When you’re just starting to learn accountancy, it can be easy to confuse the expenses of a business with its assets. The distinction between these elements of financial statements is important for the accurate calculation of the profitability and worth of a business.
In this post, I will explain how to differentiate between assets and expenses and how you should treat both elements in the financial statements.
Difference between Assets and Expenses
Asset is a resource available to a business that gives it some form of economic benefit in the future. In comparison, an expense is the amount of resources that have already been consumed in the operations of a business during an accounting period.
Assets include properties of all kinds that provide some value to a business in the future.
For example, cash is an asset that enables a business to pay for things in the future. A delivery truck is an asset that helps to transport things for a business.
On the other hand, expenses are the cost of resources consumed in the operations of a business during an accounting period. For example, the cost of serving meals is an expense of a restaurant.
Unlike assets, expenses do not provide a definite value to a business beyond the accounting period in which they are incurred.
For example, the manufacturing expense of a product that has already been sold to a customer has no obvious future value to a business. However, any inventory stocked in the warehouse is an asset of the business because it can be sold in the future to generate sales revenue.
The following infographic highlights the key differences between assets and expenses.
Relationship of assets and expenses
Despite the differences listed above, assets and expenses are not isolated from one another within the accounting framework.
Following examples show the types of situation in which these two elements interact in accounting:
- The asset of cash is used to pay for most expenses of a business.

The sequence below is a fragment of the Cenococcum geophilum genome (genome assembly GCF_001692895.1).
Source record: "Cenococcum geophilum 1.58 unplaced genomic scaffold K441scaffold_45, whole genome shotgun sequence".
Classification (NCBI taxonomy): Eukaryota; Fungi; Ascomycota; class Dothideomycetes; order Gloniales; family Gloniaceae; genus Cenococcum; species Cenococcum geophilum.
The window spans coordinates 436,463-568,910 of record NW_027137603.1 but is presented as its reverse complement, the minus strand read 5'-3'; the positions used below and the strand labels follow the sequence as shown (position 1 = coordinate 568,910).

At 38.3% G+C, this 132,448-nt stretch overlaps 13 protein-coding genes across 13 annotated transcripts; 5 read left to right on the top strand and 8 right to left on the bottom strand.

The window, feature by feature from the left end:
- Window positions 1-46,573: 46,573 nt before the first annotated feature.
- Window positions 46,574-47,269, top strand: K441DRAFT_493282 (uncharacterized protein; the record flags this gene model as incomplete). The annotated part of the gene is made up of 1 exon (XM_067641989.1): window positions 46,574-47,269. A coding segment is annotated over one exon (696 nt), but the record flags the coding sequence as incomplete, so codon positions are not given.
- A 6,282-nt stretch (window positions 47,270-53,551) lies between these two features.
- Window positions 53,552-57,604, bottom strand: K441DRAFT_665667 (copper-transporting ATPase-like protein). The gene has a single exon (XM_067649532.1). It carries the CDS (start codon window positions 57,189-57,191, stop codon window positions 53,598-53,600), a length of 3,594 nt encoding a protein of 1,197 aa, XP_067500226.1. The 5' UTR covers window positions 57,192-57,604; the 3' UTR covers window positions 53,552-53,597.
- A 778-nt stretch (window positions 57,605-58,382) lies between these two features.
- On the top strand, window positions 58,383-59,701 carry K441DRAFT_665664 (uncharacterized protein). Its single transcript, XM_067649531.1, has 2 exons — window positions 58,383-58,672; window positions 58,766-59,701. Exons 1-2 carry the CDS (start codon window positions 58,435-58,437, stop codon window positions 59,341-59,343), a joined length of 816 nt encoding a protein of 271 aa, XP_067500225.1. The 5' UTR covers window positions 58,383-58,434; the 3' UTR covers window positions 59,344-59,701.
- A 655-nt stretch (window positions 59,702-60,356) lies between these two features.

- Fixed assets lose their value over time, which is treated as a depreciation expense.
Some assets are charged as an expense in subsequent periods to match them against their economic benefits.
For instance, unsold inventory is recorded as an asset at the end of an accounting period, but is subsequently expensed in the period of sale.
Accounting Treatment of Assets
An asset is recognized in the balance sheet until it is consumed in either of the following:
An asset is not recognized in the balance sheet if it fails to meet the recognition criteria.
Following are examples of situations when the assets of a business are treated as an expense:
- It is uncertain if the business will acquire any economic benefits from the asset in the future.
For example, the cost incurred on researching a new production method cannot be capitalized as an asset because of the uncertainty regarding its commercial success.
- The asset is immaterial and, therefore, not relevant to the users of the financial statements. In such circumstances, the cost of tracking an asset over its useful life may exceed any benefit from the information.
For example, a tape dispenser costing $4 fits the definition of an asset. However, it makes sense to charge it as a stationery expense instead of treating it as a fixed asset and charging depreciation over its useful life.